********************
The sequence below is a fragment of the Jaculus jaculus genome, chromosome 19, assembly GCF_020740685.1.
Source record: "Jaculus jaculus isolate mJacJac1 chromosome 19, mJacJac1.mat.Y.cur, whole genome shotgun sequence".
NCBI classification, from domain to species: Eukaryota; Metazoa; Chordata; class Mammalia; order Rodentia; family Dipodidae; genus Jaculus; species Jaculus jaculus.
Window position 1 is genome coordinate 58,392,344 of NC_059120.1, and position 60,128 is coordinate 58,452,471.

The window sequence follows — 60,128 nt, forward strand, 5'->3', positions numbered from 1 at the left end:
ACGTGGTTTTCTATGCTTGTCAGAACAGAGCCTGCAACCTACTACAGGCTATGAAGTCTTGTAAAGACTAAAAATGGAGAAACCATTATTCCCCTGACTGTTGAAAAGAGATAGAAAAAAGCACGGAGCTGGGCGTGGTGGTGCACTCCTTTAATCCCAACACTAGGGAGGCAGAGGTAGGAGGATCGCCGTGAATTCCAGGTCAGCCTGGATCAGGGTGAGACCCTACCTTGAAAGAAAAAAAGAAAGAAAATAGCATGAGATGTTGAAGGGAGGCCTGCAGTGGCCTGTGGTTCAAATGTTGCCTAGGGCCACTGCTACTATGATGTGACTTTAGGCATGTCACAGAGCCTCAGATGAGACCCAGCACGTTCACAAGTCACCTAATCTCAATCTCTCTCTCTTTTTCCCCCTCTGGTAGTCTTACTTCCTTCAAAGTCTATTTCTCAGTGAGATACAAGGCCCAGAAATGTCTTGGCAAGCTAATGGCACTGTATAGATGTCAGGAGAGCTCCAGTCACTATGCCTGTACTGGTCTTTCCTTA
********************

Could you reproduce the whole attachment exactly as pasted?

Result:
The sequence below is a fragment of the Jaculus jaculus genome, chromosome 19, assembly GCF_020740685.1.
Source record: "Jaculus jaculus isolate mJacJac1 chromosome 19, mJacJac1.mat.Y.cur, whole genome shotgun sequence".
NCBI classification, from domain to species: Eukaryota; Metazoa; Chordata; class Mammalia; order Rodentia; family Dipodidae; genus Jaculus; species Jaculus jaculus.
Window position 1 is genome coordinate 58,392,344 of NC_059120.1, and position 60,128 is coordinate 58,452,471.

The window sequence follows — 60,128 nt, forward strand, 5'->3', positions numbered from 1 at the left end:
ACGTGGTTTTCTATGCTTGTCAGAACAGAGCCTGCAACCTACTACAGGCTATGAAGTCTTGTAAAGACTAAAAATGGAGAAACCATTATTCCCCTGACTGTTGAAAAGAGATAGAAAAAAGCACGGAGCTGGGCGTGGTGGTGCACTCCTTTAATCCCAACACTAGGGAGGCAGAGGTAGGAGGATCGCCGTGAATTCCAGGTCAGCCTGGATCAGGGTGAGACCCTACCTTGAAAGAAAAAAAGAAAGAAAATAGCATGAGATGTTGAAGGGAGGCCTGCAGTGGCCTGTGGTTCAAATGTTGCCTAGGGCCACTGCTACTATGATGTGACTTTAGGCATGTCACAGAGCCTCAGATGAGACCCAGCACGTTCACAAGTCACCTAATCTCAATCTCTCTCTCTTTTTCCCCCTCTGGTAGTCTTACTTCCTTCAAAGTCTATTTCTCAGTGAGATACAAGGCCCAGAAATGTCTTGGCAAGCTAATGGCACTGTATAGATGTCAGGAGAGCTCCAGTCACTATGCCTGTACTGGTCTTTCCTTA